Tips for Reducing Vitamin B12 Deficiency
Vitamin B12 deficiency in older people can be reversed by large amounts of vitamin B12 taken by mouth, according to a study in the Archives of Internal Medicine (2005;165:1167–72).
For the health of the nervous system, people require small amounts of vitamin B12 from the diet. Vitamin B12 is found in animal foods such as meats, eggs, and dairy foods, as well as small amounts in some cultured plant foods such as miso. Sufficient amounts of hydrochloric acid (HCl) and intrinsic factor (a digestive chemical) must be produced by the stomach lining to support efficient vitamin B12 absorption across the intestinal wall. Only about 1% of the vitamin B12 taken by mouth will be absorbed in people who don’t produce enough of either HCl or intrinsic factor. These people, often the elderly, are especially susceptible to vitamin B12 deficiency.
Symptoms of vitamin B12 deficiency include fatigue, lethargy, anemia, depression, and neuropathy (numbness, tingling, twitching, and other forms of nerve dysfunction). Intramuscular injections are generally used to treat a deficiency that is caused by malabsorption of vitamin B12, although previous research has found that supplementing with high amounts of oral vitamin B12 can also be effective. The exact amount of oral vitamin B12 needed to reverse a deficiency, however, is not known.
The 120 participants in the current study were at least 70 years old and had low levels of vitamin B12 and high levels of methylmalonic acid (a chemical that increases in concentration in association with vitamin B12 deficiency) in their blood. They were randomly assigned to receive either 2.5, 100, 250, 500, or 1,000 mcg of oral vitamin B12 per day for 16 weeks. Blood levels of vitamin B12 and methylmalonic acid were measured at the beginning of the study and after 8 and 16 weeks of treatment. Vitamin B12 levels rose and methylmalonic acid levels dropped in all groups by the eighth week of treatment and were stable for the last 8 weeks of the study. The average drop in methylmalonic acid levels was 16% in those taking 2.5 and 100 mcg, 23% in those taking 250 mcg, and 33% in those receiving 500 and 1,000 mcg per day. Approximately 76% of the people taking the highest amount had normal levels of methylmalonic acid by the end of the study, compared with only 21% of the people taking the lowest amount. From these numbers, it was calculated that between 647 and 1,032 mcg of oral vitamin B12 per day is needed to reverse vitamin B12 deficiency.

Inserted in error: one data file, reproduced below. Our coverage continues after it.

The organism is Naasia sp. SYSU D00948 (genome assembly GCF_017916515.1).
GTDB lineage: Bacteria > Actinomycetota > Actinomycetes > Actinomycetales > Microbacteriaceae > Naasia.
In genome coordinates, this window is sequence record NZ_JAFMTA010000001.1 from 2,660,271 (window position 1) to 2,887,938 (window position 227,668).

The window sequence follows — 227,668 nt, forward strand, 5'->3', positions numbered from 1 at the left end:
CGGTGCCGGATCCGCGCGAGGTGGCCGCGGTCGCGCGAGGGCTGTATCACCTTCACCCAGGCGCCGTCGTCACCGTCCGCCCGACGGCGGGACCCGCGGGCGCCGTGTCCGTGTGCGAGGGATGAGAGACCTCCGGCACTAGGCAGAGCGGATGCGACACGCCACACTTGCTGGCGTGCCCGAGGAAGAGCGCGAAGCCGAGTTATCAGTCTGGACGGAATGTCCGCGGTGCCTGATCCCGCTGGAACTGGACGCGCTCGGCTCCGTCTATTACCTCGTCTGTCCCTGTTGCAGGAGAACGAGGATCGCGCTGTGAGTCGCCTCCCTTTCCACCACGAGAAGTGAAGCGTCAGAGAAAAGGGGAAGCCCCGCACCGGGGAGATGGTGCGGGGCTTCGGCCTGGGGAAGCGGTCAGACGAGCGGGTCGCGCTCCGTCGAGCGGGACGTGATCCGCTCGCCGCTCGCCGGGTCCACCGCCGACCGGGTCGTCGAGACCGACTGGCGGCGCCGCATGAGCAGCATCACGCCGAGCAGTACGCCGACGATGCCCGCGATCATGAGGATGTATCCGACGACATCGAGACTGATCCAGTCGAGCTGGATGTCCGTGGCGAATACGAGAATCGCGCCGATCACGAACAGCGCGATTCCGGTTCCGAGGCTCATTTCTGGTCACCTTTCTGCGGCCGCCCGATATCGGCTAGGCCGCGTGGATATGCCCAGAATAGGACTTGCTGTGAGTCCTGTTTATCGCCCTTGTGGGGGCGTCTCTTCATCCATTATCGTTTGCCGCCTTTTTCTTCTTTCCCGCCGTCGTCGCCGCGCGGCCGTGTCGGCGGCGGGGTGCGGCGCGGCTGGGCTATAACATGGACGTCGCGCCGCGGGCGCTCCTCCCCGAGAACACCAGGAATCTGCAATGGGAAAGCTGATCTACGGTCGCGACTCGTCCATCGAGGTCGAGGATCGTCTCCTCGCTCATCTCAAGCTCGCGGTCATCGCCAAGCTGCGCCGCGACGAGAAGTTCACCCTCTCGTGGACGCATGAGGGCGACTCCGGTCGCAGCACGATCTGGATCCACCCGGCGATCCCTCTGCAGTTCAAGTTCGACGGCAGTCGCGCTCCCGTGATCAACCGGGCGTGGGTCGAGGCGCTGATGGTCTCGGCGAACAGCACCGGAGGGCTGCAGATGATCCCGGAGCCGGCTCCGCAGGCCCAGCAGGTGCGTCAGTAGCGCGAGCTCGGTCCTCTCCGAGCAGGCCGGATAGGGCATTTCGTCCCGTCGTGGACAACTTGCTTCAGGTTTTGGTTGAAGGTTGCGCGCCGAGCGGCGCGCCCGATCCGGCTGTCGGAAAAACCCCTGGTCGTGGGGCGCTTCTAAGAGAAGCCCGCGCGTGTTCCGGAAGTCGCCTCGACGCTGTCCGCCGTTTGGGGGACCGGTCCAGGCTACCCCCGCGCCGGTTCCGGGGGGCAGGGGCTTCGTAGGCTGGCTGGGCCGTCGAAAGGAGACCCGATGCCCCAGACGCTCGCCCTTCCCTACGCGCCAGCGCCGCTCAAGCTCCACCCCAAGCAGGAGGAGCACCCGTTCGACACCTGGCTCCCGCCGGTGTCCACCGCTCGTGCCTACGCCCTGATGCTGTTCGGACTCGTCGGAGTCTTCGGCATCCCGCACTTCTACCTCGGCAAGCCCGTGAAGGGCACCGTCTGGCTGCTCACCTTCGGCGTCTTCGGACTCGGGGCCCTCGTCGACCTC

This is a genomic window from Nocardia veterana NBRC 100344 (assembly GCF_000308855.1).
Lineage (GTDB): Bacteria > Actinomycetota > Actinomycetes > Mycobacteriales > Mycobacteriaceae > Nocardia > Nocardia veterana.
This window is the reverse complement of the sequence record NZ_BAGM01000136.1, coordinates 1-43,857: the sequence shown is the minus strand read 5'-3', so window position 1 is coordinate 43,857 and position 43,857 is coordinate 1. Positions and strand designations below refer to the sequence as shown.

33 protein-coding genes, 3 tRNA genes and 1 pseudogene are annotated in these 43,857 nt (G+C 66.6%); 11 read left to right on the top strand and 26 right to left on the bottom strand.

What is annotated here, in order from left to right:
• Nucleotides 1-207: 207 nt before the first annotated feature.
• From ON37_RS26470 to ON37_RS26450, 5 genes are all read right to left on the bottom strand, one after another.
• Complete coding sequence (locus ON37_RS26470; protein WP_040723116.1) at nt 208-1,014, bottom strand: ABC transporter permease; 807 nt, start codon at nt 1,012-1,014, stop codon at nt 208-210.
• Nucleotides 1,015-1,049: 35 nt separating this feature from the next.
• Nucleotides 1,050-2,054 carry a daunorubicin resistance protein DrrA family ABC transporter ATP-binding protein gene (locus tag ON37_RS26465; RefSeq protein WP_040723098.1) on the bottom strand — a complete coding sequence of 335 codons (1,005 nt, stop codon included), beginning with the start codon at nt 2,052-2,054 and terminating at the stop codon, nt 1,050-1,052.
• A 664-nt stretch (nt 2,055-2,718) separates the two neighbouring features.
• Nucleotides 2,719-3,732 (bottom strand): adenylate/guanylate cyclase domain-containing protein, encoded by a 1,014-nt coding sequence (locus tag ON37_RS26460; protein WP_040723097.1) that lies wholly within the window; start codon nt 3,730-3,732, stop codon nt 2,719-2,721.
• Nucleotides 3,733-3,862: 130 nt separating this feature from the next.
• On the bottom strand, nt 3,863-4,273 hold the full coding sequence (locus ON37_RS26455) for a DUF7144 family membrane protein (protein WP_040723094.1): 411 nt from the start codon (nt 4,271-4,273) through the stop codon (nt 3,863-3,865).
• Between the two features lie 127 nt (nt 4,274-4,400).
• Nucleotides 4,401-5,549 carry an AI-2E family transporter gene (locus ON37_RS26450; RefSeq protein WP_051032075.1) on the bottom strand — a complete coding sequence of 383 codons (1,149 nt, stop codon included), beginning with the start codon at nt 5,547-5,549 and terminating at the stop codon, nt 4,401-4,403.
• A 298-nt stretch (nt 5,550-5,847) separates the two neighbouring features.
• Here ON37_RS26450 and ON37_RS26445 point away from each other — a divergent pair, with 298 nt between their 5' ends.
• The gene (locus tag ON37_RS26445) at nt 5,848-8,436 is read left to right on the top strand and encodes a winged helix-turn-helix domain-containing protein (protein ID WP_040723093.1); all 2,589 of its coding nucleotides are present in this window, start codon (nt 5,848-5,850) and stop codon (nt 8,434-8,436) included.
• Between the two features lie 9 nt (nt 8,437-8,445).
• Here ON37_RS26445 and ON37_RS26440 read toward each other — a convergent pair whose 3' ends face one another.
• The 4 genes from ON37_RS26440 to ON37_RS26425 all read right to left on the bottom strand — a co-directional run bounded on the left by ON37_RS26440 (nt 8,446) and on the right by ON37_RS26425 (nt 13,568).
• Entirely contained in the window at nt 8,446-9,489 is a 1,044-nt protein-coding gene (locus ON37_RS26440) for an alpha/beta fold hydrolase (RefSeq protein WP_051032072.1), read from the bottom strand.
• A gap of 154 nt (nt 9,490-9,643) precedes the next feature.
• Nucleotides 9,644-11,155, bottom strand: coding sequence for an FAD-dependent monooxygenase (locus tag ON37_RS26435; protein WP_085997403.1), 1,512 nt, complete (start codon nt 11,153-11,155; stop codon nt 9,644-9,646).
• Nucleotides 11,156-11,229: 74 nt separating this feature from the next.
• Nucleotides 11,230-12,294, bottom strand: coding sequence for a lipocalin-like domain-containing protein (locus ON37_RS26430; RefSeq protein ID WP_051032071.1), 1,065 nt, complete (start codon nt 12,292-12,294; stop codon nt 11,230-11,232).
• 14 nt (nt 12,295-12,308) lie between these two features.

It is noteworthy that the amount needed to reverse deficiency in this study is at least 215 times greater than the recommended dietary allowance of 3 mcg per day. While much lower amounts of supplemental vitamin B12 can restore low blood levels of the vitamin to normal, some researchers have argued that methylmalonic acid levels are a more reliable indicator of vitamin B12 status in the body. Consequently, relatively large amounts of the vitamin appear to be necessary to achieve optimal vitamin B12 status in elderly, vitamin B12–deficient people. Vitamin B12 supplements are safe and inexpensive; therefore, a daily amount of 1,000 mcg may be advisable for people with vitamin B12 deficiency. People who have vitamin B12 deficiency because of pernicious anemia (a gastrointestinal disorder that leads to vitamin B12 malabsorption) should consult a doctor to determine whether they should receive oral or injectable vitamin B12.
Maureen Williams, ND, received her bachelor’s degree from the University of Pennsylvania and her Doctorate of Naturopathic Medicine from Bastyr University in Seattle, WA. She has a private practice in Quechee, VT, and does extensive work with traditional herbal medicine in Guatemala and Honduras. Dr. Williams is a regular contributor to Healthnotes Newswire.
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